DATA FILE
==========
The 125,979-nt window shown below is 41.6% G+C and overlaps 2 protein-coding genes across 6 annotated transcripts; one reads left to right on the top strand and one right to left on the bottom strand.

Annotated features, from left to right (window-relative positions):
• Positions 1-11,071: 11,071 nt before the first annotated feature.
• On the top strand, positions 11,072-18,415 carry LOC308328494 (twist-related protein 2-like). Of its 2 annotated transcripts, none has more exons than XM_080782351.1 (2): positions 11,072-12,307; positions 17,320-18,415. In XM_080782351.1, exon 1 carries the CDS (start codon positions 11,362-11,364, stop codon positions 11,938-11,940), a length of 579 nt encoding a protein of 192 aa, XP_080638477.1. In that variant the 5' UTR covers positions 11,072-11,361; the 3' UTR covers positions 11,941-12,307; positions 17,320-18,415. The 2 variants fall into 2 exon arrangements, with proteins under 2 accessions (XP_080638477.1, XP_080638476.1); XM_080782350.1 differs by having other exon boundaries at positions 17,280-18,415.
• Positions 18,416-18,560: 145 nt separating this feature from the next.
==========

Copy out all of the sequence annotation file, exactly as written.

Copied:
The 125,979-nt window shown below is 41.6% G+C and overlaps 2 protein-coding genes across 6 annotated transcripts; one reads left to right on the top strand and one right to left on the bottom strand.

Annotated features, from left to right (window-relative positions):
• Positions 1-11,071: 11,071 nt before the first annotated feature.
• On the top strand, positions 11,072-18,415 carry LOC308328494 (twist-related protein 2-like). Of its 2 annotated transcripts, none has more exons than XM_080782351.1 (2): positions 11,072-12,307; positions 17,320-18,415. In XM_080782351.1, exon 1 carries the CDS (start codon positions 11,362-11,364, stop codon positions 11,938-11,940), a length of 579 nt encoding a protein of 192 aa, XP_080638477.1. In that variant the 5' UTR covers positions 11,072-11,361; the 3' UTR covers positions 11,941-12,307; positions 17,320-18,415. The 2 variants fall into 2 exon arrangements, with proteins under 2 accessions (XP_080638477.1, XP_080638476.1); XM_080782350.1 differs by having other exon boundaries at positions 17,280-18,415.
• Positions 18,416-18,560: 145 nt separating this feature from the next.